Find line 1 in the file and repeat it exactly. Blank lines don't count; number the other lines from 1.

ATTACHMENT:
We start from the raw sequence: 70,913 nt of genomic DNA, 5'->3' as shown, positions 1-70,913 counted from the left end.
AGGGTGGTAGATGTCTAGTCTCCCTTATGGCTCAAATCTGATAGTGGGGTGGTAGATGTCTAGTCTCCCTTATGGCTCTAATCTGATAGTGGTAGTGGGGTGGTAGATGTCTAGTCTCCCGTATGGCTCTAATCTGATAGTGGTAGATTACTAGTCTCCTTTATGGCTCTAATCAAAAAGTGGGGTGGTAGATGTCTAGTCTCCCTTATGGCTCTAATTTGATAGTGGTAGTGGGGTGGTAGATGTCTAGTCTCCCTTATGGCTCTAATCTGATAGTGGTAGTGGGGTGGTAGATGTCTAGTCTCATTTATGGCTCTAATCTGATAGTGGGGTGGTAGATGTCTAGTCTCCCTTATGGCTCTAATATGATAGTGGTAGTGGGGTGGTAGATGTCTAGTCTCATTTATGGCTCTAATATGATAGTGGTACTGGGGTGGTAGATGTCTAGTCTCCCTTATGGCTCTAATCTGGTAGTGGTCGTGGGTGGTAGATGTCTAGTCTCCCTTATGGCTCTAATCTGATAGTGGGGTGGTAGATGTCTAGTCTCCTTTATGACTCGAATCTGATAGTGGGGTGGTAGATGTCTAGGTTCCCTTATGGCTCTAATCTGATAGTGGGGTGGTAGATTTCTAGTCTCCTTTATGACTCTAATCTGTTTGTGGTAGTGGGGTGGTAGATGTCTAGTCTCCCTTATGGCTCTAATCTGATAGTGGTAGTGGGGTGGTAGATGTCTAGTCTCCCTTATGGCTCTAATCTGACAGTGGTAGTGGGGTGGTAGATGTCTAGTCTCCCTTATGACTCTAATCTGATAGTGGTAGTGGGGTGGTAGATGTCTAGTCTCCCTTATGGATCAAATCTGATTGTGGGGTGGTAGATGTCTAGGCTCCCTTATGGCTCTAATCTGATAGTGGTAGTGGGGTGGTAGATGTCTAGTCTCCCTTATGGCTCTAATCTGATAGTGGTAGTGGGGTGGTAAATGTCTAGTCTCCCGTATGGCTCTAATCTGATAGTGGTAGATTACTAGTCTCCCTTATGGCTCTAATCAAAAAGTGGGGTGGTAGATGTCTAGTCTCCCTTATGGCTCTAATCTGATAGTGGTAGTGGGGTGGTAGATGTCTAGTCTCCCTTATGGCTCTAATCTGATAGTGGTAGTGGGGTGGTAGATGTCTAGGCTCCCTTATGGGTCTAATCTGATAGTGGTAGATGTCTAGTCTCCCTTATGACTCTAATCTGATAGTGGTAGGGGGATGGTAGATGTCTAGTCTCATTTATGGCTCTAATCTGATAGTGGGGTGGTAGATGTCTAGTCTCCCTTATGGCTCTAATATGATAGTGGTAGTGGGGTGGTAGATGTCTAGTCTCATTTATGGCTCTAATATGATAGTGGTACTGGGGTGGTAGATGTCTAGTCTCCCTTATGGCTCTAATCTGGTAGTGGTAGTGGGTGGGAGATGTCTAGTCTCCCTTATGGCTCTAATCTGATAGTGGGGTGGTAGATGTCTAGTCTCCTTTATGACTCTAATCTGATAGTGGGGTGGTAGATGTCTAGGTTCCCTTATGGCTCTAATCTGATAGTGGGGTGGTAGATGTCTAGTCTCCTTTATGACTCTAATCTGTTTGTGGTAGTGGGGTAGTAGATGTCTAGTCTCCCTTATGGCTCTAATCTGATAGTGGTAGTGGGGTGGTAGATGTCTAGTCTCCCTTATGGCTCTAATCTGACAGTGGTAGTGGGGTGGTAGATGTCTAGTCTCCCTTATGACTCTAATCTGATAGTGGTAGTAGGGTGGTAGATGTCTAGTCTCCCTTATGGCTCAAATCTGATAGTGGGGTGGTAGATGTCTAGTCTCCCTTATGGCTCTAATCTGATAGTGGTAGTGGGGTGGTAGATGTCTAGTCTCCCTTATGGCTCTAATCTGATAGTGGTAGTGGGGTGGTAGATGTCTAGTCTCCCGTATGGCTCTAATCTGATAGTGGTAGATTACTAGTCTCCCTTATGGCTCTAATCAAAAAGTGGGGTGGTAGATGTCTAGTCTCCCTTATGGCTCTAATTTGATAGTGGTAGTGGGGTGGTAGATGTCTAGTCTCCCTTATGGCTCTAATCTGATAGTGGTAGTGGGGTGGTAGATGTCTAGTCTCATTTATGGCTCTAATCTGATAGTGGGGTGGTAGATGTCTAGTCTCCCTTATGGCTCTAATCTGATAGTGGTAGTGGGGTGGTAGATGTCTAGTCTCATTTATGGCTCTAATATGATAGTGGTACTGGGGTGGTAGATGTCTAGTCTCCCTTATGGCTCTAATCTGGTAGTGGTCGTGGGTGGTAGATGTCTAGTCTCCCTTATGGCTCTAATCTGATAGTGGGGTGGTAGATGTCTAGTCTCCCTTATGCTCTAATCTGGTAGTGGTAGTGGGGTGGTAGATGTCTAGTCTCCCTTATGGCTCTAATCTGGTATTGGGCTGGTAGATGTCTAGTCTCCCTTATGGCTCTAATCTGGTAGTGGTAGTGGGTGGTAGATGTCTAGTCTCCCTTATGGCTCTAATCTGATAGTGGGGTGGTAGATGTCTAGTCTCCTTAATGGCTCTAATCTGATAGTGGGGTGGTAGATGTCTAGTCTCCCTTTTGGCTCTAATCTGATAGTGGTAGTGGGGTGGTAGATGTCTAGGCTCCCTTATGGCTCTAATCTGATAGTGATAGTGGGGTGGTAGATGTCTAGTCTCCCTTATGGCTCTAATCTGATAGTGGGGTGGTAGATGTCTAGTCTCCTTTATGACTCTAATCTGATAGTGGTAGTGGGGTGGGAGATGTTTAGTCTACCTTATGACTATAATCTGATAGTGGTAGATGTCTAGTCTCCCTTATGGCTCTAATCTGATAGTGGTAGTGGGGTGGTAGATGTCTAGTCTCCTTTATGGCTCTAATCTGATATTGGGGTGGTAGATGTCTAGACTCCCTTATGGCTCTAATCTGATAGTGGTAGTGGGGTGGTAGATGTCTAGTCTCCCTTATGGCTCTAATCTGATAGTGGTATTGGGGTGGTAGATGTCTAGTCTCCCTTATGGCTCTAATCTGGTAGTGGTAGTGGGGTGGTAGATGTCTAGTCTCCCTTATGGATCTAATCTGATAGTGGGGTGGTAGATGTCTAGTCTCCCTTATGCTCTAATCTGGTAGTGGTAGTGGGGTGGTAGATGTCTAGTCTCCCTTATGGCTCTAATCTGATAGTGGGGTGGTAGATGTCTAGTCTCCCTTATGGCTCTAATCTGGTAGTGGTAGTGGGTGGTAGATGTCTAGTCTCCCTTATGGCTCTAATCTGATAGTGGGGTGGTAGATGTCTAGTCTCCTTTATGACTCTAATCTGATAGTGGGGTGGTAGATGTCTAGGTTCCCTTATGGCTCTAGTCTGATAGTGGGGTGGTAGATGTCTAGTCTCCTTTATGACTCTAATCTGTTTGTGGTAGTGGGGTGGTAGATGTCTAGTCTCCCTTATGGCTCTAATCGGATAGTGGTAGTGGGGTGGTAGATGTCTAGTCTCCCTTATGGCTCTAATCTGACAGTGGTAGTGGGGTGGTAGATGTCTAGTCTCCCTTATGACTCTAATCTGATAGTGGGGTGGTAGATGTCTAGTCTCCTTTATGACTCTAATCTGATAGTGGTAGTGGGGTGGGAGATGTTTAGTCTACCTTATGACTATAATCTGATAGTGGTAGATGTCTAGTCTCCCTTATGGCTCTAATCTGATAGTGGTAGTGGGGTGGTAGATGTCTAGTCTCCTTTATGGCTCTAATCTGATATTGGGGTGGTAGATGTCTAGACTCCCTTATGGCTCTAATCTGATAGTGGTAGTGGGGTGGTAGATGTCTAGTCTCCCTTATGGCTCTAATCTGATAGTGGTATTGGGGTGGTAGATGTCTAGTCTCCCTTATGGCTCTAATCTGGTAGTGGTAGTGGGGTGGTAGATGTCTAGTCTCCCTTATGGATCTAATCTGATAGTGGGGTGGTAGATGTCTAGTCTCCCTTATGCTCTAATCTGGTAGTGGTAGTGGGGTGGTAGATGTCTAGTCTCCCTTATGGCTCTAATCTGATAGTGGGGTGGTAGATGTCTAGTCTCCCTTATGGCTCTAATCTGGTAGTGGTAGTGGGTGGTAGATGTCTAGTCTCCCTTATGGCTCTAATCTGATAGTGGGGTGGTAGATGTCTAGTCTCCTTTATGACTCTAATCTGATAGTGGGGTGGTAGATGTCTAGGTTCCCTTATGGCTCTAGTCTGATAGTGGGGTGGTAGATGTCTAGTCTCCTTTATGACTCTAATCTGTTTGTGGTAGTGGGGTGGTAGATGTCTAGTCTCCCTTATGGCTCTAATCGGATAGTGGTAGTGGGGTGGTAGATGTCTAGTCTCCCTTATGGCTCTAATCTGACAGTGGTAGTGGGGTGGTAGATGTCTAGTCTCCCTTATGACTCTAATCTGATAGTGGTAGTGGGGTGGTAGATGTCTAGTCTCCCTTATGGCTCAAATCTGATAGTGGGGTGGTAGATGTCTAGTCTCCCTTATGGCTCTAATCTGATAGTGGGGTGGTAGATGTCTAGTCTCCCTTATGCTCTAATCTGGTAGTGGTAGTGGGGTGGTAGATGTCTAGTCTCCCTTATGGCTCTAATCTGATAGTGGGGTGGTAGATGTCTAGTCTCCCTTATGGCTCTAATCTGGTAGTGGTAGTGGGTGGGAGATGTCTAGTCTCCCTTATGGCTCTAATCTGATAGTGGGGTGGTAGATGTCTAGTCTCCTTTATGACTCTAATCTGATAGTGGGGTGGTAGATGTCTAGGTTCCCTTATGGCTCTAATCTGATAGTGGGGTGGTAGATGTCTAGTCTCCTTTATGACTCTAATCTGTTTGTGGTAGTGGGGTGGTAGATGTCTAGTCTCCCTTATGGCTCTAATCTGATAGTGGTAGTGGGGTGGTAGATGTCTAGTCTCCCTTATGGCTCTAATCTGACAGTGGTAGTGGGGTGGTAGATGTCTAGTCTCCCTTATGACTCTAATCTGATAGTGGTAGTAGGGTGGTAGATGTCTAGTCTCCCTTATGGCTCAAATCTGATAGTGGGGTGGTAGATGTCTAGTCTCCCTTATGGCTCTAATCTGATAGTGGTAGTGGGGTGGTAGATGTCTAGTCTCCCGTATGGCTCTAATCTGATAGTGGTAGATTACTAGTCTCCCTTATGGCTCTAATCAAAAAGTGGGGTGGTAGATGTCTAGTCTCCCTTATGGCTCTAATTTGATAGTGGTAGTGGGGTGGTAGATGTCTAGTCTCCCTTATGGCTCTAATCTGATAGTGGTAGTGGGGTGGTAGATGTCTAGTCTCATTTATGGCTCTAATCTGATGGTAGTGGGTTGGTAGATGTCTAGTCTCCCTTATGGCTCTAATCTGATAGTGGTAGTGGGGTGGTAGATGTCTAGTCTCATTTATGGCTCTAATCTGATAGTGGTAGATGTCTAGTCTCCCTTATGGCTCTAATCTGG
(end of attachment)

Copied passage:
We start from the raw sequence: 70,913 nt of genomic DNA, 5'->3' as shown, positions 1-70,913 counted from the left end.